An amazing discovery
At a cable giant's Gensler-designed headquarters in suburban Maryland, there's a surprise around every corner
Laura Fisher Kaiser -- Interior Design, 5/1/2004 12:00:00 AM
When it launched in 1985, the Discovery Channel was just another cable upstart trying to make it in a scrappy industry. Today, Discovery Communications, Inc., or DCI, comprises 23 networks including the Discovery Health Channel, Discovery Kids, the Travel Channel, and Animal Planet as well as TLC, responsible for the wildly popular Trading Spaces. Then there are the 100-plus retail stores and the Internet unit, discovery.com.
Managing these diverse operations from 21 separate floors in five different buildings in Bethesda, Maryland, DCI realized it was desperately in need of consolidation—and a global headquarters that could attract top talent. Rather than relocate to the media hubs of New York or Los Angeles, an enduring pioneer spirit led management to stake a claim to a brownfield in downtown Silver Spring, Maryland, a blighted community just northeast of the nation's capital.
SmithGroup designed the 550,000-square-foot L-shape building, which consists of a 150-foot-tall atrium linking two wings, of seven and 10 stories. Then DCI turned to Gensler to create an interior that met standardization requirements for 1,800 employees yet reflected a culture based on individuality and entrepreneurship.
"The whole idea is discovery, so we made sure that visual and sensory experiences vary throughout," says Gensler design principal Chris Banks. "With such a large floor plate, we relied on form, color, and light to provide a sense of scale and place."
Illustrating her point are the giant pendant fixtures hanging outside a business center and a high-definition theater—textured stainless-steel domes that resemble sheared-off planets. And the elevator banks are paneled in Acrylite that, backlit with gels, appears pale blue by day but emits an increasingly intense blue glow as the sun sets. Inside the high-definition theater, one of the first in the world, the floating ceiling's "Swiss cheese" cutouts shift attention from off-the-shelf fixtures suspended in the middle. ("The bulbs cost more than the housing," says senior designer Barbara Noguera-Frye.) A control panel transforms the ceiling plane into a sea of blue orbs, a school of jellyfish swimming overhead.
In the multipurpose area used for receptions and screenings, the same floating ceiling provides a hiding place for stainless-steel partitions that lower like accordion shades at 30-foot intervals. The system, a substitute for conventional acoustical curtains, operates with a single key and without ceiling or floor tracks. Best of all, the partitions don't take up valuable space when not in use.
Besides restricting construction costs, Banks considered the expenses for future upkeep. Cabling, left exposed for easy access, also makes the place feel more loftlike, less buttoned-up. Low-maintenance vinyl covers the floors in the main corridors—though it looks like polished concrete.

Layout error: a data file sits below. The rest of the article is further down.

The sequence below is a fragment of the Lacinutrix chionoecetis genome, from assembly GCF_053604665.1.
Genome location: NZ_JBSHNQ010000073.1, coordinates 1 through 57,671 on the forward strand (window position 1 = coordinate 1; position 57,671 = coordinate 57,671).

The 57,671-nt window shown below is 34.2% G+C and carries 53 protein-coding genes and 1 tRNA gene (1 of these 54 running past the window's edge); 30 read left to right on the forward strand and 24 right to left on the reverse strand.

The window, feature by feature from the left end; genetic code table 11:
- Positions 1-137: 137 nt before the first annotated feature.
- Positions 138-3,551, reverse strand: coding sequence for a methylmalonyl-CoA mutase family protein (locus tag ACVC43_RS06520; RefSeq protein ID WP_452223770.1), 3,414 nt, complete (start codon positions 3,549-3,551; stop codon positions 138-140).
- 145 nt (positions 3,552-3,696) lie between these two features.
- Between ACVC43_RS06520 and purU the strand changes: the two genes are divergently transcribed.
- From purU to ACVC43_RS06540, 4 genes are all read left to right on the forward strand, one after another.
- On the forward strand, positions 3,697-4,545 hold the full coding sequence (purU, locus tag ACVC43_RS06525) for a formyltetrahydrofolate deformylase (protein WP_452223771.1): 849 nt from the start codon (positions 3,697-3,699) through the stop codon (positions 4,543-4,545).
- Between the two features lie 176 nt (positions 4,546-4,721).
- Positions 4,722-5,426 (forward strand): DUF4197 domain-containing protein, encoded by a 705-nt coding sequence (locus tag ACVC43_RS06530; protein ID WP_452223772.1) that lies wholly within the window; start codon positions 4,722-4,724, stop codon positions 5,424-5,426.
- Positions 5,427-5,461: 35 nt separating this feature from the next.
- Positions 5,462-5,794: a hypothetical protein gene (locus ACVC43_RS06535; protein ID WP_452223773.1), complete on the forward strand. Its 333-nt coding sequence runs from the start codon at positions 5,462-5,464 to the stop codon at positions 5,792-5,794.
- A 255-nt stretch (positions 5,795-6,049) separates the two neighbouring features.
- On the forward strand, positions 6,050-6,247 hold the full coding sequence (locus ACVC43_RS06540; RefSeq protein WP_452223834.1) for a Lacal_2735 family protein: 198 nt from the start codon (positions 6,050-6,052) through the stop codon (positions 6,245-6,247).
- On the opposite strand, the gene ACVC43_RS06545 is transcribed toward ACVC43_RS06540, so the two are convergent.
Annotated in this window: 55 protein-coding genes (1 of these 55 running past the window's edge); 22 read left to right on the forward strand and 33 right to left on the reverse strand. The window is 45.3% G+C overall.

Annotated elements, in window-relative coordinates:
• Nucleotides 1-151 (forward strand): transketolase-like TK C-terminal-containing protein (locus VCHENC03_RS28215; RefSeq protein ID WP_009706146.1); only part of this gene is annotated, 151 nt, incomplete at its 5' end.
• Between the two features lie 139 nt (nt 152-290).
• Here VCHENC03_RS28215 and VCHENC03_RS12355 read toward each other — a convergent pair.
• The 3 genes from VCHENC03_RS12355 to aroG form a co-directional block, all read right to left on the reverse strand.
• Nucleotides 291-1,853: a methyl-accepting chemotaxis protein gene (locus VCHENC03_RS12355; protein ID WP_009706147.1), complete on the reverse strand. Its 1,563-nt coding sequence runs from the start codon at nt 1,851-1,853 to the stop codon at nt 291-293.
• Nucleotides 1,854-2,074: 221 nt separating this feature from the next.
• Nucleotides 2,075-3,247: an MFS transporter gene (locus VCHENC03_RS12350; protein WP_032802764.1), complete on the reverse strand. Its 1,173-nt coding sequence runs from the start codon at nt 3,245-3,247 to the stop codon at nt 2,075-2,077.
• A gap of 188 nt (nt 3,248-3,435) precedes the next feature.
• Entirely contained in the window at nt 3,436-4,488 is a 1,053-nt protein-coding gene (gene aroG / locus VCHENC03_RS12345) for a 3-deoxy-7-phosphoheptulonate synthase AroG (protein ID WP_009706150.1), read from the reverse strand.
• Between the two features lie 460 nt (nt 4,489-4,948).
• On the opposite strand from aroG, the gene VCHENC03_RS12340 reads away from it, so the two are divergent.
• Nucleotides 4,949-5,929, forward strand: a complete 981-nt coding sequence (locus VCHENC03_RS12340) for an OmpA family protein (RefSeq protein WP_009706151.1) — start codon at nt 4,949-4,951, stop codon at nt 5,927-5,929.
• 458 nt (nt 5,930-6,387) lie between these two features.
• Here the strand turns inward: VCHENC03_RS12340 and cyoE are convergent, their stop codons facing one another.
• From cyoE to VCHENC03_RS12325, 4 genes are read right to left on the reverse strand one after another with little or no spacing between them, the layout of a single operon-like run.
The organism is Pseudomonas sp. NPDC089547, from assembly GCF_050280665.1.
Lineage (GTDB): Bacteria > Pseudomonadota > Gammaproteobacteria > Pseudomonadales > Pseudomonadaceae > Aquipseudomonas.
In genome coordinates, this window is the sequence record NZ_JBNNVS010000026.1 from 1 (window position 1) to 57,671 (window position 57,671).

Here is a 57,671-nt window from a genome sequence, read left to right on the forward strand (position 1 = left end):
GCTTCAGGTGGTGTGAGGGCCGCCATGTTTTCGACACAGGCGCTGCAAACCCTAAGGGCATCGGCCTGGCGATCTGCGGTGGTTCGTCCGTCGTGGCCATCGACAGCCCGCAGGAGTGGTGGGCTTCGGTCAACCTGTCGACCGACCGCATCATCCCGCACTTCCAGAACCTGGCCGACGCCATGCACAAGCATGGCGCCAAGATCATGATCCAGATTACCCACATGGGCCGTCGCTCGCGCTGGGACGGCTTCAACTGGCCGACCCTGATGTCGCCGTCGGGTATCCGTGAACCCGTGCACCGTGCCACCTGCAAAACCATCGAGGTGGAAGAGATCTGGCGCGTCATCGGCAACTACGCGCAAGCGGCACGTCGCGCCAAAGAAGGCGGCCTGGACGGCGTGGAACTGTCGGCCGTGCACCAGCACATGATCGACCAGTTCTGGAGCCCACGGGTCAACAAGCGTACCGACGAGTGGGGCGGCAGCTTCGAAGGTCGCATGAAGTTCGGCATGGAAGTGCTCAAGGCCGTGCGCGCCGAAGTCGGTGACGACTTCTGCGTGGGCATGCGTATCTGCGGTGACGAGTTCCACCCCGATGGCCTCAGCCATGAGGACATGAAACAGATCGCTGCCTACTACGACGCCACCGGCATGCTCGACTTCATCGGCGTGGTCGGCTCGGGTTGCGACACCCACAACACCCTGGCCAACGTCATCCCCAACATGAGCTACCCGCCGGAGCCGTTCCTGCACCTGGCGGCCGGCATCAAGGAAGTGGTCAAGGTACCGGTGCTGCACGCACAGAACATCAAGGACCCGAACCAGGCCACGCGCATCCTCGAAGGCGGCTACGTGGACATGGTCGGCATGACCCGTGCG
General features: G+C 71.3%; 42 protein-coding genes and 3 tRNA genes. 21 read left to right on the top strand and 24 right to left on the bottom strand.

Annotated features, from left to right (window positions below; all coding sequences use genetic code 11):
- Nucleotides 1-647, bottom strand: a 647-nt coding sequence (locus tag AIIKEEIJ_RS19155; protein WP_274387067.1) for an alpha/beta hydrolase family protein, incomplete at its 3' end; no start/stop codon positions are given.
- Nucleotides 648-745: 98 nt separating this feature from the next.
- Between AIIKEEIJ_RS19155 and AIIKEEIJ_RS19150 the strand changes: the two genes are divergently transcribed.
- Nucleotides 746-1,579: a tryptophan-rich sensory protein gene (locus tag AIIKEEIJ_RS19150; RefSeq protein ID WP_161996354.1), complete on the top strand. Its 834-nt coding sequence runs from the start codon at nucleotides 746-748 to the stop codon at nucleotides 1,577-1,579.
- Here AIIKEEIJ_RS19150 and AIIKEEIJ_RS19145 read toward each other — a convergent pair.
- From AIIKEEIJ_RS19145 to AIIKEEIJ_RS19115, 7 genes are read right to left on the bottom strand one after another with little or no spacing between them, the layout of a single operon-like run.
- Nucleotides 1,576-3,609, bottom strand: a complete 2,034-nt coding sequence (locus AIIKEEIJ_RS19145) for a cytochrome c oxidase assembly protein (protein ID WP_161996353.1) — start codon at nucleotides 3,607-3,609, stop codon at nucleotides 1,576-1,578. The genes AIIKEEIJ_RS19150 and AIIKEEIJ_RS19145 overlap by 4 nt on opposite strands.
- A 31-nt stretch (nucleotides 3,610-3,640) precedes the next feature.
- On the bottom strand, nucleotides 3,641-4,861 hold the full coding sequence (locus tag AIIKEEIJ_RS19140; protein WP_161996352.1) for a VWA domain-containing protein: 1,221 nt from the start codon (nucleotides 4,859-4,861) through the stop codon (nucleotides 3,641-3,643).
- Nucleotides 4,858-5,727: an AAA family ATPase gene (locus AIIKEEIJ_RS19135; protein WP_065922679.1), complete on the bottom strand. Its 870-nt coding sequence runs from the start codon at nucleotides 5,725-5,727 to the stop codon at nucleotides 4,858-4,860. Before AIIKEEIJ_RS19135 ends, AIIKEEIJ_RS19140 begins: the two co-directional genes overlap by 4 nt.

For workstations, Banks chose a pole-and-screen wall system that offers increased flexibility and costs less than conventional cubicles. Based on 120-degree angles, the hexagonal units resemble a honeycomb from above, a fitting image for worker bees who, she says, "abhor the idea of being put in a cube."
Each workstation's hinged flip-up whiteboard panel, intended for messages and graffiti, can double as an ersatz door. When more privacy is required to "call the kids or close a deal," Banks says, small offices with bona fide doors are available on each floor. Overall, however, DCI aims to foster community spirit, as evidenced by the windowed "main street" along the perimeter of all floors. (Lining some of these corridors, local children's artwork bears witness to Discovery's commitment to the larger Silver Spring community.) '
Reflecting Discovery founder and CEO John Hendricks's twin passions for nature and science, the hand-chiseled Jerusalem limestone cladding the walls of the atrium gives way, in the larger building, to a curved wall in troweled terra-cotta plaster and luminescent frosted-glass paneling bathed in ethereal blue light. Printed graphics identify divisions, and laptop touchdown stations participate in a kind of creative chaos.
On each floor, employees congregate for lunch, meetings, and other confabs in a spacious elliptical "community center." Although the centers have their own pantries, the company asked Gensler to leave out fitness rooms and cafeterias, the better to encourage DCI employees to explore the neighborhood. Consequently, five gyms and numerous restaurants have sprouted nearby, seemingly overnight. "We brought the market," says Barbara Henry, Discovery's community-relations manager.
The urban revitalization shows no sign of slowing down. Last year, the American Film Institute opened a theater and cultural center right across the street, ideally situated to enjoy the exterior fiber-optic lighting that turns DCI into the neighborhood's nighttime beacon. Henry's teenage son refers to it as the "best after-hours club in Silver Spring."